The European Union is launching an investigation into China’s state support for makers of electric vehicles as soaring imports of their cars stoke fears for the future of European auto manufacturers.
Speaking to the European Parliament Wednesday, European Commission President Ursula von der Leyen said Europe was open to competition but “not for a race to the bottom.”
“Global markets are now flooded with cheaper electric cars and their prices [are] kept artificially low by huge state subsidies,” von der Leyen said. “So I can announce today that the commission is launching an anti-subsidy investigation into electric vehicles coming from China.”
Europe levies a duty of 10% on cars imported from China. That compares with duty of 27.5% in the United States, and China’s manufacturers have taken advantage to carve out a significant and rapidly growing foothold in the European market.
Chinese companies exported nearly 350,000 EVs to nine European countries in the first half of the year, more than they exported in all of 2022, according to data from the China Passenger Car Association. And in the last five years, EU imports of Chinese cars have quadrupled.
By 2030, Chinese carmakers could see their share of the global market double from 17% to 33%, with European firms suffering the biggest loss of market share, according to a recent estimate by UBS.
The European Commission investigation could lead to the imposition of tariffs on Chinese EV imports, and von der Leyen’s announcement rattled the stocks of China’s biggest EV companies listed in Hong Kong. BYD, which is backed by Warren Buffett, closed down 2.8%, Xpeng fell 2.5%, while Nio slipped 0.9%.
BYD, China’s largest EV manufacturer, is aiming to double the number of its dealer partners in Europe to 200 this year, Li Yunfei, a BYD spokesman, told reporters last week. The company is planning to increase overseas sales to 250,000 vehicles in 2023, compared with 55,916 in 2022.
Europe’s auto industry provides jobs for about 13 million people, accounting for about 7% of all employment, according to the European Automobile Manufacturers’ Association (ACEA). In Germany, brands such as Volkswagen, Audi, BMW and Mercedes sit at the heart of Europe’s biggest economy.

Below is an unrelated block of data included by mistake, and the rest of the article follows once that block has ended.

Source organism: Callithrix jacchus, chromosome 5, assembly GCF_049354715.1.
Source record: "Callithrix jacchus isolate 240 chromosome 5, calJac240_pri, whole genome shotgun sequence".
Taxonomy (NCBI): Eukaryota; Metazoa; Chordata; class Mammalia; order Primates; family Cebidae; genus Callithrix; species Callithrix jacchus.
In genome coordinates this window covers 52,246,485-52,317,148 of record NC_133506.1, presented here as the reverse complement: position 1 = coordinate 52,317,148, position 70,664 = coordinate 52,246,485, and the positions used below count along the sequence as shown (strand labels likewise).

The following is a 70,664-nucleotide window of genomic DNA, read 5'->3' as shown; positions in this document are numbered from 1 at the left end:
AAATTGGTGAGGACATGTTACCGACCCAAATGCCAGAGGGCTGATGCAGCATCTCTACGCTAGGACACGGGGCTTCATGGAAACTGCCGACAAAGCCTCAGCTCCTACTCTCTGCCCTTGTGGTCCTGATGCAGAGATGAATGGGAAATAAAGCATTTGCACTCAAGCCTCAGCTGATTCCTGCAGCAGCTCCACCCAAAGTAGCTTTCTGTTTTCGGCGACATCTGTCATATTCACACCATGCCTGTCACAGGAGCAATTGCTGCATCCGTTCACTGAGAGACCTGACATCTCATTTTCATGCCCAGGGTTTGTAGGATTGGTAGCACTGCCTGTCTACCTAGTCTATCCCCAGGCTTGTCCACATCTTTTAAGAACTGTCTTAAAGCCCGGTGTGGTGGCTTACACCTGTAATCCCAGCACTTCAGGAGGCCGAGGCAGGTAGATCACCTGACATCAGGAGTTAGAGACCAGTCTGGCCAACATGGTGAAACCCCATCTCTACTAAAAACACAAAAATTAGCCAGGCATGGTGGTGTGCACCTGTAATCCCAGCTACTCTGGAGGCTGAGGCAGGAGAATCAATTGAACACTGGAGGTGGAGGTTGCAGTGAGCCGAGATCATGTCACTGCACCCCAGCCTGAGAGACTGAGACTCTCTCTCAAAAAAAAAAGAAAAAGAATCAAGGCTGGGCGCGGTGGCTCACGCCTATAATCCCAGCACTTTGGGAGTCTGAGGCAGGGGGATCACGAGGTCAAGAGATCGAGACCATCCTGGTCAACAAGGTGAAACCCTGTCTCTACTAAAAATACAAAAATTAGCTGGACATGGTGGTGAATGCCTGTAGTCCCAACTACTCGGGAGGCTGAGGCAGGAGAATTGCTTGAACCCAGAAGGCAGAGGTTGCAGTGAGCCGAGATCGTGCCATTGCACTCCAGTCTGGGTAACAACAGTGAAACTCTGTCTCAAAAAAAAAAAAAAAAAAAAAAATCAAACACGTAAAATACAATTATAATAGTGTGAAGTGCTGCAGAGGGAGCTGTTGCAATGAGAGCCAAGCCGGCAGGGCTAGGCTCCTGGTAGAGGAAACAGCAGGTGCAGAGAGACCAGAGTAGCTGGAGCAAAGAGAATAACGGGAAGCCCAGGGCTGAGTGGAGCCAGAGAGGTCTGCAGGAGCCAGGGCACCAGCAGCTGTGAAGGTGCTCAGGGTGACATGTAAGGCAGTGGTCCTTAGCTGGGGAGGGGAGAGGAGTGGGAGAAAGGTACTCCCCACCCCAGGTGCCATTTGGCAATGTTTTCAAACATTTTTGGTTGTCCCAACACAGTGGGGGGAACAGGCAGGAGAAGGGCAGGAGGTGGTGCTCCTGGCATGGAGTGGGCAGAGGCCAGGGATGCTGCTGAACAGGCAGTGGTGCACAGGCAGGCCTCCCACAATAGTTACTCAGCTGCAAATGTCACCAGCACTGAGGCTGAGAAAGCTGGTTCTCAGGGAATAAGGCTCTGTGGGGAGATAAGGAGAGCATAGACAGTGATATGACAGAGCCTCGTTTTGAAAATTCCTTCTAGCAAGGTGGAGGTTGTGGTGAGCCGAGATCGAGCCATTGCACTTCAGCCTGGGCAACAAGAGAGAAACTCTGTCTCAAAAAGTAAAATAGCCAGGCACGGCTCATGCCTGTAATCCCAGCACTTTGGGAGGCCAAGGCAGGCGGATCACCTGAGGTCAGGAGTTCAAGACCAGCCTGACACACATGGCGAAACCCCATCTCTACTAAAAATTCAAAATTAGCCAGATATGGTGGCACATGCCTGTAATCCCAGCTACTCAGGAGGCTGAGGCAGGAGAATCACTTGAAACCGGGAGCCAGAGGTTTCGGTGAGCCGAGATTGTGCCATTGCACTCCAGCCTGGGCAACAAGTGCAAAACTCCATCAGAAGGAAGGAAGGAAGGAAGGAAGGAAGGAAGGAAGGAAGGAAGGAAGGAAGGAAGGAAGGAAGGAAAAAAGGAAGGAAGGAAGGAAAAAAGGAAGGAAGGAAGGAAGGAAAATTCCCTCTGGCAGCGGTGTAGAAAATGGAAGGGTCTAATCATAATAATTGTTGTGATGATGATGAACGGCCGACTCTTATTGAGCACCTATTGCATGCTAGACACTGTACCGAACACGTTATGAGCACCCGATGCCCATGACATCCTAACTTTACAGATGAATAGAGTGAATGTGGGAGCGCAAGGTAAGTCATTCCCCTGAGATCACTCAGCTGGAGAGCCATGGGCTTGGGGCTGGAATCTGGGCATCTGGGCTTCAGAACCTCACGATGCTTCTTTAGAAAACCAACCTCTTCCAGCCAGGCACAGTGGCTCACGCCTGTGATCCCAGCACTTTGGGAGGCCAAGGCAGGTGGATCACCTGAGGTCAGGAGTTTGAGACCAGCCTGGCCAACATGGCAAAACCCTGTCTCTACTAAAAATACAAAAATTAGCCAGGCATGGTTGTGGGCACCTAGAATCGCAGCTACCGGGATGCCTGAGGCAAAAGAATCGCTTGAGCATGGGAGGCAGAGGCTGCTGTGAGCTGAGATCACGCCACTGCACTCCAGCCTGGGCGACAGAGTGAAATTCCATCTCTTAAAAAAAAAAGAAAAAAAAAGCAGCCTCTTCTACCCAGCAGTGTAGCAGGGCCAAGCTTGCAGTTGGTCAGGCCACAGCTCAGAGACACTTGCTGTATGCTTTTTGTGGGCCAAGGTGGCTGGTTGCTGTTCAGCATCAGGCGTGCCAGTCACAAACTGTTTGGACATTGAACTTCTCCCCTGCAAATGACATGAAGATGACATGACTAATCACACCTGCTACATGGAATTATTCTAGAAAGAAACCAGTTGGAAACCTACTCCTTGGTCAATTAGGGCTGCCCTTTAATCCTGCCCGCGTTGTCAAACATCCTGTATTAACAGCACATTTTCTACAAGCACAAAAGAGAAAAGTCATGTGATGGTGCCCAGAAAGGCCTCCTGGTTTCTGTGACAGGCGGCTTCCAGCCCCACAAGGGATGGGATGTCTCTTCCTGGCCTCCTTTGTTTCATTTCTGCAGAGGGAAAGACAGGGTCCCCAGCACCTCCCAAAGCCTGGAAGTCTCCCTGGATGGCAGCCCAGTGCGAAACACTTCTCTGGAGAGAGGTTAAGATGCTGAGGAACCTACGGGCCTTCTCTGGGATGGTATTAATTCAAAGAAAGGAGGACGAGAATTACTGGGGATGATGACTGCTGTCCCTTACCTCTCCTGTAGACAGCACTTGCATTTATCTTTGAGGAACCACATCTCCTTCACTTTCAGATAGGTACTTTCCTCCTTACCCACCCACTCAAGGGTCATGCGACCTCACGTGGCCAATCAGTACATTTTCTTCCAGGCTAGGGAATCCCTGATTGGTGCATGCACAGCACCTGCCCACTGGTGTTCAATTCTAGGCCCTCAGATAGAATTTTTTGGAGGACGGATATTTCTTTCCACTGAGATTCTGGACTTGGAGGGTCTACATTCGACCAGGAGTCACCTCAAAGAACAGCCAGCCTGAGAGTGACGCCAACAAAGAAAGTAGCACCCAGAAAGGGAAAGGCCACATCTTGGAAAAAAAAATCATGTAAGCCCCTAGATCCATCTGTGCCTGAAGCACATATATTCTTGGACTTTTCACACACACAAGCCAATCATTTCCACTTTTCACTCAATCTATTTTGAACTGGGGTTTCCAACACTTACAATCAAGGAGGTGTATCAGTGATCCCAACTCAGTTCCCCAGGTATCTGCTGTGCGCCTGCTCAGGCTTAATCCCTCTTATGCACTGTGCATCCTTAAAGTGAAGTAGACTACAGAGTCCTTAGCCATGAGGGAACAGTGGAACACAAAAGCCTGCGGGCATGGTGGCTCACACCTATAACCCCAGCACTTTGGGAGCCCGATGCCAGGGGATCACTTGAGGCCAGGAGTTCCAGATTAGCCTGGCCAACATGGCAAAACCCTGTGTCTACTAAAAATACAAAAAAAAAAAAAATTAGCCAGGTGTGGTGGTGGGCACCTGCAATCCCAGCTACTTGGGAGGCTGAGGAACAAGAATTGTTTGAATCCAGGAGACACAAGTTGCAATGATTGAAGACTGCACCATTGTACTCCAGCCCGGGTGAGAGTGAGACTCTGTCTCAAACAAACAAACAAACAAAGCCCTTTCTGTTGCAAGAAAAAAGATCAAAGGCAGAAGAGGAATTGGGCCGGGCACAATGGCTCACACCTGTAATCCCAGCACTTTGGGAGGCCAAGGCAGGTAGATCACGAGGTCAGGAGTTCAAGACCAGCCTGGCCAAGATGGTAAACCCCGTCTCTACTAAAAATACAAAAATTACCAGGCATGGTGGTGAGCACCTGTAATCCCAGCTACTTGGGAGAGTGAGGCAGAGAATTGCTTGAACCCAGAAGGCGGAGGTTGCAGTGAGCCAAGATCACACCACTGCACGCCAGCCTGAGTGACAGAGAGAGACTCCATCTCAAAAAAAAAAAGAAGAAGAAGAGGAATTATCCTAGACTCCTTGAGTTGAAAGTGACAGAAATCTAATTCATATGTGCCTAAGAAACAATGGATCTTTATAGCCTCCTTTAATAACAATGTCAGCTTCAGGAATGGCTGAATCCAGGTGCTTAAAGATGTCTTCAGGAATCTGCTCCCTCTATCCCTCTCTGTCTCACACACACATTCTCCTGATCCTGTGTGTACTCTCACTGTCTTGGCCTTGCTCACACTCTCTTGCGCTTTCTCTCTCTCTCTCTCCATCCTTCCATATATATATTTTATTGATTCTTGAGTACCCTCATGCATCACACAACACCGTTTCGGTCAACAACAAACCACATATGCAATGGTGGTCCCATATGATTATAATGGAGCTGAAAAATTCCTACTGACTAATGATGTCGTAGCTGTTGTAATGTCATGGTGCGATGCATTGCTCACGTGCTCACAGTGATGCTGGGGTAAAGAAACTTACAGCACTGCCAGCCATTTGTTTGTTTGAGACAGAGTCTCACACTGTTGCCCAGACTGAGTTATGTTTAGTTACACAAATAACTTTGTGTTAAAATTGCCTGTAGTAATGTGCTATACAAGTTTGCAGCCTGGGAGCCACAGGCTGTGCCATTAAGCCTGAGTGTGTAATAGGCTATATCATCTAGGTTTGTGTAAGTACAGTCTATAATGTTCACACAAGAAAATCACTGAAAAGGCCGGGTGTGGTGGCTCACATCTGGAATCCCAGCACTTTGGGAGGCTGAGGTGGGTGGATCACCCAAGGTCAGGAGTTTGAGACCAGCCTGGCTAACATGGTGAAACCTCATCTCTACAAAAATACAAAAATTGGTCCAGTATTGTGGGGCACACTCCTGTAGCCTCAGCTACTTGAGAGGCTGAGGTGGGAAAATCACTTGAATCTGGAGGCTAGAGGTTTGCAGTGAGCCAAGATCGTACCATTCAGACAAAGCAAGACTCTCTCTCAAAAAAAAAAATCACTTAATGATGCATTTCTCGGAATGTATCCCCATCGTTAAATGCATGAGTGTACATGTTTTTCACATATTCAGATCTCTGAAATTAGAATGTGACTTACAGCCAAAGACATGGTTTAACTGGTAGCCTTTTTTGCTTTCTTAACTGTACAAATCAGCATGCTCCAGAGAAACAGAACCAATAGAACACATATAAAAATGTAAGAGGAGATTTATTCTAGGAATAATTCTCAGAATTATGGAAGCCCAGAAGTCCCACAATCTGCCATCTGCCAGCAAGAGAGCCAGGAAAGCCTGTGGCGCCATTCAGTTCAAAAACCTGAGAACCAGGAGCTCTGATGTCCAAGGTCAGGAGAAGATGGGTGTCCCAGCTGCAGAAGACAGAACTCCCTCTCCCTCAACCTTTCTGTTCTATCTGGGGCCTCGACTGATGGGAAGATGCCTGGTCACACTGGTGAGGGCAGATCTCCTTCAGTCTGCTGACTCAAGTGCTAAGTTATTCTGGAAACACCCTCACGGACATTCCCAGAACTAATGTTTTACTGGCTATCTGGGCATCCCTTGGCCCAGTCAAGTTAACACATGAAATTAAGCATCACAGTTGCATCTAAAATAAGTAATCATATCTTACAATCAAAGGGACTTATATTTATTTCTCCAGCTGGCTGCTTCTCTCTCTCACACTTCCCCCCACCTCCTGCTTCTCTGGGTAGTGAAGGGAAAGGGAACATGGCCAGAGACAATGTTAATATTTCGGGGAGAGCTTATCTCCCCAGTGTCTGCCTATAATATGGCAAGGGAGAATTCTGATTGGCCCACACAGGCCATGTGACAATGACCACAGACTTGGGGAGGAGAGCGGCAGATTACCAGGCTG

German economy minister Robert Habeck welcomed the European Commission’s investigation, Reuters reported.
“This is about unfair competition, it’s not about keeping efficient cheap cars out of the European market,” he said.
Senior German and French industry executives have recently sounded the alarm about the growing threat posed by Chinese EVs, which are roughly 30% cheaper than EU or US equivalents, according to research firm Jato Dynamics.
BMW CEO Oliver Zipse has warned that the EU ban on new conventional vehicles from 2035, and growing competition from China, could push European automakers out of the production of mass-market cars. Renault CEO Luca de Meo, meanwhile, has said Chinese rivals “are a generation ahead of us.”
ACEA director-general Sigrid de Vries welcomed von der Leyen’s announcement Wednesday as a “positive signal that the European Commission is recognizing the increasingly asymmetric situation our industry is faced with, and is giving urgent consideration to distorted competition in our sector.”
“Free and fair trade has been essential to the creation of a successful European automotive sector, and a foundation of its global success… However, the principle of ‘free and fair’ trade requires a level playing field between all competitors, with reciprocal trade and market entry rules. It is essential that this be respected by all players in the market,” she said in a statement.
Source : CNN Business